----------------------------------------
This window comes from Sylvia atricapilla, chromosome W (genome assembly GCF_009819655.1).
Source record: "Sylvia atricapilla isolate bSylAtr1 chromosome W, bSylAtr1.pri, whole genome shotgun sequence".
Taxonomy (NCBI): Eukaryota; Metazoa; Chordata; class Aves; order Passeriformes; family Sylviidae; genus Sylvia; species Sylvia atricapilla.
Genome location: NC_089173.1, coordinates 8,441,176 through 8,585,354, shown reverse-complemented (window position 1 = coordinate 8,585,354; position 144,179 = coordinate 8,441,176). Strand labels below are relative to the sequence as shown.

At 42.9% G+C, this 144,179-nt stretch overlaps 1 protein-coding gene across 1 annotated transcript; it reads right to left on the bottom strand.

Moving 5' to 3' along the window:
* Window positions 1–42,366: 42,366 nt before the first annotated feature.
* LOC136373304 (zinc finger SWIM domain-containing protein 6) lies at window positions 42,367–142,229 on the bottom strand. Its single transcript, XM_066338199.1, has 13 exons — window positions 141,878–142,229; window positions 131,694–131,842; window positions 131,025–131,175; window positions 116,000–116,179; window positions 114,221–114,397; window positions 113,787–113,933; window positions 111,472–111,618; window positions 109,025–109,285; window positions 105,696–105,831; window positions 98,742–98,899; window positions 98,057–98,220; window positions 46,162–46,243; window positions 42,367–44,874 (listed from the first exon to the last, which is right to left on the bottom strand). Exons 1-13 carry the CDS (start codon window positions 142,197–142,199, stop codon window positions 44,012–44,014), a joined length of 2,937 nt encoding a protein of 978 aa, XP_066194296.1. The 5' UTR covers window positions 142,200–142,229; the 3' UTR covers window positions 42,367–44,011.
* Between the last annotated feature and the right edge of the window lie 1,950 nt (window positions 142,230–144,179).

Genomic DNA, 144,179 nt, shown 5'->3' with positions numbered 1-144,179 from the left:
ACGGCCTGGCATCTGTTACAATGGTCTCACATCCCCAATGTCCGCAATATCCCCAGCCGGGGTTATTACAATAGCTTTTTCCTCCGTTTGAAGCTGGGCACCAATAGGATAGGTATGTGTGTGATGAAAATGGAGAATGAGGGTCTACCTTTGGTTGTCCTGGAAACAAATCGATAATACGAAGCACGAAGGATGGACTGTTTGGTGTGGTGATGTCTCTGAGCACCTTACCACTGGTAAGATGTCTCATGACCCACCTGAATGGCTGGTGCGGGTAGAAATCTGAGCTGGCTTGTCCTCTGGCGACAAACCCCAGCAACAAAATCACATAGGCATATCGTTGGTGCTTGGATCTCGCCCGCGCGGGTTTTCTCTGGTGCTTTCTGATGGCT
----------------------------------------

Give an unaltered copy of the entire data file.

This window comes from Sylvia atricapilla, chromosome W (genome assembly GCF_009819655.1).
Source record: "Sylvia atricapilla isolate bSylAtr1 chromosome W, bSylAtr1.pri, whole genome shotgun sequence".
Taxonomy (NCBI): Eukaryota; Metazoa; Chordata; class Aves; order Passeriformes; family Sylviidae; genus Sylvia; species Sylvia atricapilla.
Genome location: NC_089173.1, coordinates 8,441,176 through 8,585,354, shown reverse-complemented (window position 1 = coordinate 8,585,354; position 144,179 = coordinate 8,441,176). Strand labels below are relative to the sequence as shown.

At 42.9% G+C, this 144,179-nt stretch overlaps 1 protein-coding gene across 1 annotated transcript; it reads right to left on the bottom strand.

Moving 5' to 3' along the window:
* Window positions 1–42,366: 42,366 nt before the first annotated feature.
* LOC136373304 (zinc finger SWIM domain-containing protein 6) lies at window positions 42,367–142,229 on the bottom strand. Its single transcript, XM_066338199.1, has 13 exons — window positions 141,878–142,229; window positions 131,694–131,842; window positions 131,025–131,175; window positions 116,000–116,179; window positions 114,221–114,397; window positions 113,787–113,933; window positions 111,472–111,618; window positions 109,025–109,285; window positions 105,696–105,831; window positions 98,742–98,899; window positions 98,057–98,220; window positions 46,162–46,243; window positions 42,367–44,874 (listed from the first exon to the last, which is right to left on the bottom strand). Exons 1-13 carry the CDS (start codon window positions 142,197–142,199, stop codon window positions 44,012–44,014), a joined length of 2,937 nt encoding a protein of 978 aa, XP_066194296.1. The 5' UTR covers window positions 142,200–142,229; the 3' UTR covers window positions 42,367–44,011.
* Between the last annotated feature and the right edge of the window lie 1,950 nt (window positions 142,230–144,179).

Genomic DNA, 144,179 nt, shown 5'->3' with positions numbered 1-144,179 from the left:
ACGGCCTGGCATCTGTTACAATGGTCTCACATCCCCAATGTCCGCAATATCCCCAGCCGGGGTTATTACAATAGCTTTTTCCTCCGTTTGAAGCTGGGCACCAATAGGATAGGTATGTGTGTGATGAAAATGGAGAATGAGGGTCTACCTTTGGTTGTCCTGGAAACAAATCGATAATACGAAGCACGAAGGATGGACTGTTTGGTGTGGTGATGTCTCTGAGCACCTTACCACTGGTAAGATGTCTCATGACCCACCTGAATGGCTGGTGCGGGTAGAAATCTGAGCTGGCTTGTCCTCTGGCGACAAACCCCAGCAACAAAATCACATAGGCATATCGTTGGTGCTTGGATCTCGCCCGCGCGGGTTTTCTCTGGTGCTTTCTGATGGCT